Introductory Shona Language
lesson 1 lesson 2 lesson 3 lesson 4
front page solutions other shona resources
- Maryland Arts Supplies Listing

Lesson 2: Sentences Vocabulary Exercise

The key thing to understand about this is the verbs, which unlike English add pronouns, objects, tense and adverbs into one long word which seems unpronounceable. However the rules for doing this are very straightforward.

1. All verbs in shona start from a stem, which ends in'a'. For the examples which follow, I'll use the stem 'enda' which means 'go'. If you say it on its own it's an order, so don't use it like this except for children: for adults add an 'I' to the end: 'endai'. From now on I'll write the stem in capitals,so you don't get it mixed up with the other parts of the verb, but you say it as normal.

2. Next, by putting 'ku' in front of the stem we get an infinitive and a participle, so:

kuENDA means going or to go.

3. All we need to make a sentence is the word 'ndiri' which means'I am (doing something)'

So… ndiri kuENDA means I am going.

To use other verbs just use the stems at the bottom of this page,so 'ndiri kuCHERA' means 'I am digging'.

4. To change the 'person' who is doing something just use the personal pronouns at the bottom plus '-ri': so:

Tiri kuENDA means we are going, ari kuENDA means he/she is going.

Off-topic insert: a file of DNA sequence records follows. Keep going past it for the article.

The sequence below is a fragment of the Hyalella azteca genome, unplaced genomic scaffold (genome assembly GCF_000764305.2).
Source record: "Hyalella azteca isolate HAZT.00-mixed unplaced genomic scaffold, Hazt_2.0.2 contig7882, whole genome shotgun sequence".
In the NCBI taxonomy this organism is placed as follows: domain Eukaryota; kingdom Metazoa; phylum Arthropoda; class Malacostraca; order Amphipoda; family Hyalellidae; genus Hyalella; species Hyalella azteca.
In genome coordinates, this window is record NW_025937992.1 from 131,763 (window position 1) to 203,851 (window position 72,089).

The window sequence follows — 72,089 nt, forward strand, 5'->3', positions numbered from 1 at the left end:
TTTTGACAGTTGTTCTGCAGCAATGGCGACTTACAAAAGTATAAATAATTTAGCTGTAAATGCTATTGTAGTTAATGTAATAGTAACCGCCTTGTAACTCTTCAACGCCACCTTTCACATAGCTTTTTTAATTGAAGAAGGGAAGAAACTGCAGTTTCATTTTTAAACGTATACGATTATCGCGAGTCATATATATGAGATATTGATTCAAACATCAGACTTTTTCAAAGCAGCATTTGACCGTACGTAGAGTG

5. Now you can add an 'object' to the sentence. This is pretty similar to English: some verbs take a 'direct' object, others need to use a preposition (see list). So…

Ndiri kuTAKURA badza……I am carrying the hoe. A direct object.

Ndiri kuENDA kuGuruve…..I am going to Guruve. An indirect object.

6. Try making a few sentences: don't worry if you're not sure exactly which prepositions to use: people will get the idea.


Some verb stems:
-enda…go -takura…carry -tora…bring, take
-chera…dig (hole) -famba…walk, go -tenga…buy
-ona…look, see -taura…speak -gara…sit,stay

Personal pronouns:
Ndi-…I u-…you a-…he or she
Ti-…we mu-…you (plural) va-…they

Prepositions: there are three main ones, each of which has quite a variety of meanings, so keep your ears open to see how they are used.
ku…to, from pa…on, around, by mu…in

There is also 'na', which can mean 'with'. Both pa and na are sometimes said 'pe' or 'po' depending on the word that follows: this can be confusing, so listen!

badza… hoe musika… market bhazi… bus
bhegi…bag miriwo…vegetables nyika…land, country, world

EXERCISE 1: Translate the following
   - solutions here (or click ? to see answer)

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  1. Ari kuenda ku musika
  2. Tiri kutenga miriwo
  3. Vari kuchera
  4. You are walking
  5. I am going by bus
  6. Take the bag
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Introductory Shona Language

© Cameron Smith 2000 - feel free to copy as long as its not for profit

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